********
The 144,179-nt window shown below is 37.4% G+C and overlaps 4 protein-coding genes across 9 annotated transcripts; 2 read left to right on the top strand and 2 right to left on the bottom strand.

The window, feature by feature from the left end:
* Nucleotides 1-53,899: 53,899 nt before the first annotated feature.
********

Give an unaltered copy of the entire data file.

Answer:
The 144,179-nt window shown below is 37.4% G+C and overlaps 4 protein-coding genes across 9 annotated transcripts; 2 read left to right on the top strand and 2 right to left on the bottom strand.

The window, feature by feature from the left end:
* Nucleotides 1-53,899: 53,899 nt before the first annotated feature.